Marc's Blog

Marc's Blog

The Corner of Cross and Damon

13 Comments

foolish.JPG

Sean Bell: Moving Beyond Demands, Creating Justice
By Matthew Birkhold

Four hours after the acquittal of three New York City detectives who killed Sean Bell, my inbox filled with emails promoting a rally to demand justice for Sean Bell and his family.

I decided to take the trip from Brooklyn to Queens and enlisted the company of friends and fellow activists. We all felt going to the rally was the responsible thing to do but also felt troubled because justice can’t be demanded, it must be created.

I’ve been attending rallies and protests in the name of demanding justice for years. Unfortunately, my world has become no more just. After leaving this last rally, I’m convinced that half of New York State could have shown up to demand justice and nothing would have changed. The reason for this is simple.

Justice is not something that can be obtained by demands. When I hear, “Demand justice,” my next thought is, “From whom?” Luckily, I’m not alone. Because demanding justice from the same court that acquitted the officers makes little sense, groups like Peoples Justice and Malcolm X Grassroots Movement have taken steps to create justice.

Steps taken include very important Know Your Rights and Cop Watch campaigns. In a recent press release, People’s Justice coalition has gone a step further than these campaigns to demand that prosecutors who are independent of the state handle police brutality cases.

This is a very important step, because laws in the U.S. are designed to protect the interests of the state, of which police make up a military wing, and the job of prosecutors is to keep the state from losing power. Because prosecutors, judges, and police are all on the same side, convictions in police brutality cases are rare and independent prosecutors are needed. Important as these steps are they, they are not enough.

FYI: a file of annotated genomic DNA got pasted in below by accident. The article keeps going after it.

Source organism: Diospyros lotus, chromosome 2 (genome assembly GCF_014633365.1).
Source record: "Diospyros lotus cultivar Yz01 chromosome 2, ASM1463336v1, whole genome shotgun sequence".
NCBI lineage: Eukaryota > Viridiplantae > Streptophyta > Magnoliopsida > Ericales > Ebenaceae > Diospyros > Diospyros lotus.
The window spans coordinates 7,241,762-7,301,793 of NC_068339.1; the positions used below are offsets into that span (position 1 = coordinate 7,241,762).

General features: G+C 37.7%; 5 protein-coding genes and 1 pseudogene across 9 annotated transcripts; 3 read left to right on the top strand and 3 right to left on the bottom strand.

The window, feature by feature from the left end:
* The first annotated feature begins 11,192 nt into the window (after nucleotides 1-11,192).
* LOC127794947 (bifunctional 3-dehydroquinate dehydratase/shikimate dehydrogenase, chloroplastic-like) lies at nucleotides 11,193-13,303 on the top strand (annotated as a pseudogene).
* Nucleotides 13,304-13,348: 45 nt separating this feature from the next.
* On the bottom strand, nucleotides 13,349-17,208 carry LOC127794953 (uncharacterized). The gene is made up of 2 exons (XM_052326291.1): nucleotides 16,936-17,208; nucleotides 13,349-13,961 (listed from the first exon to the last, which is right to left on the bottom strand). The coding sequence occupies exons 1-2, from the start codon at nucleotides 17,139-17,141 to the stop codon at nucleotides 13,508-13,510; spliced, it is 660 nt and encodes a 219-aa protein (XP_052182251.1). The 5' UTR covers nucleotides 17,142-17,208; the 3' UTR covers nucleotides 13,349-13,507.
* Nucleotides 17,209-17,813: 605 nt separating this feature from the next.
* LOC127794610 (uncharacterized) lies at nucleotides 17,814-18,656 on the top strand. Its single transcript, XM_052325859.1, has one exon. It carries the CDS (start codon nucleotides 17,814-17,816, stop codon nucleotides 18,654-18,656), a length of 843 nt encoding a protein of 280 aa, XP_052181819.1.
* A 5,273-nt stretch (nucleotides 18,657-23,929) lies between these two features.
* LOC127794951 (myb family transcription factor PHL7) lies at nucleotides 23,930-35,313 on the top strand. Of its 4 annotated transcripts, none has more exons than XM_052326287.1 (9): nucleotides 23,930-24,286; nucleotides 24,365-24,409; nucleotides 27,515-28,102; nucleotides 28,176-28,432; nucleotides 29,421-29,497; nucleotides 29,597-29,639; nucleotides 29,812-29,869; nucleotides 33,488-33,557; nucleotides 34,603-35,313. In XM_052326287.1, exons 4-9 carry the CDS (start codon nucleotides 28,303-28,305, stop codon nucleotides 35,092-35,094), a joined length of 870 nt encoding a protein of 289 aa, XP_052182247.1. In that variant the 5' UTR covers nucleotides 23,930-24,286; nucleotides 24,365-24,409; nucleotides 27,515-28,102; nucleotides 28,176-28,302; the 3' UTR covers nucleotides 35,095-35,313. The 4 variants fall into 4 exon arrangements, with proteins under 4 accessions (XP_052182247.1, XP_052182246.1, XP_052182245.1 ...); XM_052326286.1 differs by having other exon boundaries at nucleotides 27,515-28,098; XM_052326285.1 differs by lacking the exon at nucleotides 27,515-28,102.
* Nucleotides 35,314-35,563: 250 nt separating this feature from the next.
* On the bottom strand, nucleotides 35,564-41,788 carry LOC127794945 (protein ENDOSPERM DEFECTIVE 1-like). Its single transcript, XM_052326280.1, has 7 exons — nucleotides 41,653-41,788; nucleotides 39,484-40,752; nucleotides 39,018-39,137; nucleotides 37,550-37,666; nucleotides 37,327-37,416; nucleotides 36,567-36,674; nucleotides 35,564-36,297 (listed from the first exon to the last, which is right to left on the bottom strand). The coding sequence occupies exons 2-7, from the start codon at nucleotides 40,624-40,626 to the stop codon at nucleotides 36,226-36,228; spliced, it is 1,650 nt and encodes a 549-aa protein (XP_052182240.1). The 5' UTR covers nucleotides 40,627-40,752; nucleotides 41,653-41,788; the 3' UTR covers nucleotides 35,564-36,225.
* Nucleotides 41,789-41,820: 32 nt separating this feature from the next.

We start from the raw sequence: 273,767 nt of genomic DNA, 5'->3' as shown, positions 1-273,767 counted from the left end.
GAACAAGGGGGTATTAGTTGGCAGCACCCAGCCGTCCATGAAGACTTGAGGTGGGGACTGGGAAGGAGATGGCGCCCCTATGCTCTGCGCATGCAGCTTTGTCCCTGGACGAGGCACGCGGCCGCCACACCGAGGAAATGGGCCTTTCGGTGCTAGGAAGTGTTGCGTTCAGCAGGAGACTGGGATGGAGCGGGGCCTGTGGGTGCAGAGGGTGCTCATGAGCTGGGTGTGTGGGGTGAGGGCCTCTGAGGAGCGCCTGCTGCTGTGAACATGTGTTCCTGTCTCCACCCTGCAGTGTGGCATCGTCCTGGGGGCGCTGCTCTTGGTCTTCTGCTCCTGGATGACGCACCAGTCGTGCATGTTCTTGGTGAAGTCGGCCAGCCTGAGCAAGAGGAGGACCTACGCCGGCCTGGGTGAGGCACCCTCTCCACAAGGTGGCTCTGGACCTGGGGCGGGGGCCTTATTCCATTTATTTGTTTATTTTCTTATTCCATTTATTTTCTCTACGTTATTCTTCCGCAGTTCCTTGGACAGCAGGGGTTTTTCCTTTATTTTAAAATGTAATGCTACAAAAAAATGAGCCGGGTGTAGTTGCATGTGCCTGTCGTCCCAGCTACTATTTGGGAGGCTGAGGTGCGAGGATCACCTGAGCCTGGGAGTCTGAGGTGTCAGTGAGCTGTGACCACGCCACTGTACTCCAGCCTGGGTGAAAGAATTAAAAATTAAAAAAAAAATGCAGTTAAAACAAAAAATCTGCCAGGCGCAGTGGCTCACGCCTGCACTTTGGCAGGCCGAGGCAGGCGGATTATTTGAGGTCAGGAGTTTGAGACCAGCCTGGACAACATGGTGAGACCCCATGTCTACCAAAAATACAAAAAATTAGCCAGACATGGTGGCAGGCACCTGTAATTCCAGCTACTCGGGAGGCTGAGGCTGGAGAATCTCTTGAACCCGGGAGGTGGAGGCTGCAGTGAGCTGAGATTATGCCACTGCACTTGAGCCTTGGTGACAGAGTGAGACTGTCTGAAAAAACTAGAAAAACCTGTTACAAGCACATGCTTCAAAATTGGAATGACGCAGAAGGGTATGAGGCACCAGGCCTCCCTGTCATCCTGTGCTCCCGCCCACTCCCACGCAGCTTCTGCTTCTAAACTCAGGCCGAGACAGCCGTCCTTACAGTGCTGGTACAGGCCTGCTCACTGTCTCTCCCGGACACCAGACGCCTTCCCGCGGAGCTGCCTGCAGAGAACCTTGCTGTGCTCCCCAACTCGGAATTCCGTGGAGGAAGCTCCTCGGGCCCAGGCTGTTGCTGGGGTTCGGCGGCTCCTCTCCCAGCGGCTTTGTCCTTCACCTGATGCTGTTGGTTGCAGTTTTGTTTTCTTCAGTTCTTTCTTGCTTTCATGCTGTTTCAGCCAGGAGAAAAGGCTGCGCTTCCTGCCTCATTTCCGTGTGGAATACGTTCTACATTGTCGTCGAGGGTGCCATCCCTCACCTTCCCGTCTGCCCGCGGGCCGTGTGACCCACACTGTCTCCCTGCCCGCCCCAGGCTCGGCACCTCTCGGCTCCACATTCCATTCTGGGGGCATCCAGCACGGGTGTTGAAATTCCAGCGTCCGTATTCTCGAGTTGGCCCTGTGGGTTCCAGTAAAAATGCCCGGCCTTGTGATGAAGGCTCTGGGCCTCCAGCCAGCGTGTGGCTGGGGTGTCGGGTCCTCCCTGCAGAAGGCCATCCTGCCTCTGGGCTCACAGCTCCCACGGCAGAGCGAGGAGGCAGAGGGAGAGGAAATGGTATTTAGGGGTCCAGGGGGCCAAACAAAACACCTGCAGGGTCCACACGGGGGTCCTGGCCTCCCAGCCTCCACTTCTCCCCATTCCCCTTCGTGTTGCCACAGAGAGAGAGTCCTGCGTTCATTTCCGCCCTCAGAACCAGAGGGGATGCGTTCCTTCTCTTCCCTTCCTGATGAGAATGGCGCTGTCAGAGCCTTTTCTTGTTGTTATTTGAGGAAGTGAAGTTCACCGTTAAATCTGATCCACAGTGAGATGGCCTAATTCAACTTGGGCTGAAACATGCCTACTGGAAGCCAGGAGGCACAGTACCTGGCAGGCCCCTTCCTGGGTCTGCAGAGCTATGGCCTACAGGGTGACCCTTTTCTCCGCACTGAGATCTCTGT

While necessary, these campaigns are not enough because they only react to the problem of rights’ violations and police brutality. While needed, demands for independent prosecutors are only a step to correct a broken justice system. These strategies are all reactionary because they only react to the problem and fail to address the problem’s cause.

Police brutality exists in oppressed communities, because the culture of policing is deeply rooted in white supremacist capitalist patriarchy. Police, more intensely than the rest of us, are taught to believe that the lives of all people who are not white, male, and wealthy are less valuable than the lives of those who are. If we expect the state to make this change, we are expecting nothing less than a revolution initiated by people in power.

Because people who work in policing won’t change it, we have to change it ourselves. We must not only watch cops but also be our own police. If we become our own police, instead of watching cops in hopes that they treat oppressed people with more humanity, we provide a powerful example of a model for formal police agencies to model themselves after and empower our communities in very real ways.

One example activists can draw from is the Safe OUTside the System collective, the anti-violence initiative of the Audre Lorde Project. As members of nonwhite communities, the SOS collective is guided by the belief that increased police presence does not make their neighborhoods safer. However, as LGBTQ community of color, they also experience homophobic violence in their communities. Instead of notifying the police of community violence, the SOS Collective uses strategies of community accountability to challenge violence.

By following the lead of the SOS Collective, we can create justice by eliminating violence in our own communities and eliminating police violence by creating a new model of policing.

Matt Birkhold is a Brooklyn based independent scholar, writer, and educator.  He can be reached at birkhold (at) gmail (dot.) com.

13 comments

  1. Garrett - April 29, 2008 7:48 pm

    You arrive at your conclusions via untrue premises. Makes for an interesting read for folks that reside on your side of the aisle, but not good public policy.

  2. Garrett - April 29, 2008 8:07 pm

    If you start with faulty premises, you can’t reach valid conclusions.

  3. matt - April 29, 2008 9:53 pm

    Hey garret,
    Thanks for reading. Is there a faulty premise in particular you’d like to discuss?

  4. Garrett - April 30, 2008 6:04 am

    “Police, more intensely than the rest of us, are taught to believe that the lives of all people who are not white, male, and wealthy are less valuable than the lives of those who are.”

    I personally know three police officers, none of whom are “white”, and I’m pretty sure none of them would agree with the premise above.

  5. Gaines - April 30, 2008 9:58 am

    Thanks Matthew for providing resources for community involvement and activism.